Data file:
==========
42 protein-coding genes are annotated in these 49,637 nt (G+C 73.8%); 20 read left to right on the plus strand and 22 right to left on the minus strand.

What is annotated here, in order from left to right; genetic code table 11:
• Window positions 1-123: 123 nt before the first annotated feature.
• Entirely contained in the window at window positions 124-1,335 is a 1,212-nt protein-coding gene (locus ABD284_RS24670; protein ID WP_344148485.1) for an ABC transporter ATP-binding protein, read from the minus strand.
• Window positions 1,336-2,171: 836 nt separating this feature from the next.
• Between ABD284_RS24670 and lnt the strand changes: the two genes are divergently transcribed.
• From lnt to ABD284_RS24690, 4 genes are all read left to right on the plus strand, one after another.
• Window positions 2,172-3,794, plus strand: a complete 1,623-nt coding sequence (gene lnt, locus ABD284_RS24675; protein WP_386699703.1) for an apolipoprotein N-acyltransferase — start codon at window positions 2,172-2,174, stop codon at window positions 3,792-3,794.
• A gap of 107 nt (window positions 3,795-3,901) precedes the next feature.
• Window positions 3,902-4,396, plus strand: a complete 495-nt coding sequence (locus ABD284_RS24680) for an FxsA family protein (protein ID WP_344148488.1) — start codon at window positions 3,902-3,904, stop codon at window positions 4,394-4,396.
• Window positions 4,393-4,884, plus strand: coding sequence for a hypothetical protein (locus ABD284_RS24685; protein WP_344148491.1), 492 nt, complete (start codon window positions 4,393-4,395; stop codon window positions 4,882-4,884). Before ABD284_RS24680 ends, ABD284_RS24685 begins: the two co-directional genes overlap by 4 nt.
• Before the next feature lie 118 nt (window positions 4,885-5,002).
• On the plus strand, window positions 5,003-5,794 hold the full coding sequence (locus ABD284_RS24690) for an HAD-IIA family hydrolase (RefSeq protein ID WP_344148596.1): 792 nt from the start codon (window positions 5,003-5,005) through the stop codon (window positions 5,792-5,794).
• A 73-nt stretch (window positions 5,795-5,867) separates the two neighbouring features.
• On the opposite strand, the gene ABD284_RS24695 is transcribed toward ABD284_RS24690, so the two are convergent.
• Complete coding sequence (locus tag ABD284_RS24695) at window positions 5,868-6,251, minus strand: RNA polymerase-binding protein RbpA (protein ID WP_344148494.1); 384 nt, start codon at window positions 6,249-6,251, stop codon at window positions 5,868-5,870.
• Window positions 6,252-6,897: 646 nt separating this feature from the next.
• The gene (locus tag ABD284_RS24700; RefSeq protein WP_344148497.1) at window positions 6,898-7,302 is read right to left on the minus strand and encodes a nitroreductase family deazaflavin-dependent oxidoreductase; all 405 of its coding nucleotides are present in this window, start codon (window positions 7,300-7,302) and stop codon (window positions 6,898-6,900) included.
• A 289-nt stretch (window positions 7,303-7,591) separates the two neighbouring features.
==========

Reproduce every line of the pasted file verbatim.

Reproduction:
42 protein-coding genes are annotated in these 49,637 nt (G+C 73.8%); 20 read left to right on the plus strand and 22 right to left on the minus strand.

What is annotated here, in order from left to right; genetic code table 11:
• Window positions 1-123: 123 nt before the first annotated feature.
• Entirely contained in the window at window positions 124-1,335 is a 1,212-nt protein-coding gene (locus ABD284_RS24670; protein ID WP_344148485.1) for an ABC transporter ATP-binding protein, read from the minus strand.
• Window positions 1,336-2,171: 836 nt separating this feature from the next.
• Between ABD284_RS24670 and lnt the strand changes: the two genes are divergently transcribed.
• From lnt to ABD284_RS24690, 4 genes are all read left to right on the plus strand, one after another.
• Window positions 2,172-3,794, plus strand: a complete 1,623-nt coding sequence (gene lnt, locus ABD284_RS24675; protein WP_386699703.1) for an apolipoprotein N-acyltransferase — start codon at window positions 2,172-2,174, stop codon at window positions 3,792-3,794.
• A gap of 107 nt (window positions 3,795-3,901) precedes the next feature.
• Window positions 3,902-4,396, plus strand: a complete 495-nt coding sequence (locus ABD284_RS24680) for an FxsA family protein (protein ID WP_344148488.1) — start codon at window positions 3,902-3,904, stop codon at window positions 4,394-4,396.
• Window positions 4,393-4,884, plus strand: coding sequence for a hypothetical protein (locus ABD284_RS24685; protein WP_344148491.1), 492 nt, complete (start codon window positions 4,393-4,395; stop codon window positions 4,882-4,884). Before ABD284_RS24680 ends, ABD284_RS24685 begins: the two co-directional genes overlap by 4 nt.
• Before the next feature lie 118 nt (window positions 4,885-5,002).
• On the plus strand, window positions 5,003-5,794 hold the full coding sequence (locus ABD284_RS24690) for an HAD-IIA family hydrolase (RefSeq protein ID WP_344148596.1): 792 nt from the start codon (window positions 5,003-5,005) through the stop codon (window positions 5,792-5,794).
• A 73-nt stretch (window positions 5,795-5,867) separates the two neighbouring features.
• On the opposite strand, the gene ABD284_RS24695 is transcribed toward ABD284_RS24690, so the two are convergent.
• Complete coding sequence (locus tag ABD284_RS24695) at window positions 5,868-6,251, minus strand: RNA polymerase-binding protein RbpA (protein ID WP_344148494.1); 384 nt, start codon at window positions 6,249-6,251, stop codon at window positions 5,868-5,870.
• Window positions 6,252-6,897: 646 nt separating this feature from the next.
• The gene (locus tag ABD284_RS24700; RefSeq protein WP_344148497.1) at window positions 6,898-7,302 is read right to left on the minus strand and encodes a nitroreductase family deazaflavin-dependent oxidoreductase; all 405 of its coding nucleotides are present in this window, start codon (window positions 7,300-7,302) and stop codon (window positions 6,898-6,900) included.
• A 289-nt stretch (window positions 7,303-7,591) separates the two neighbouring features.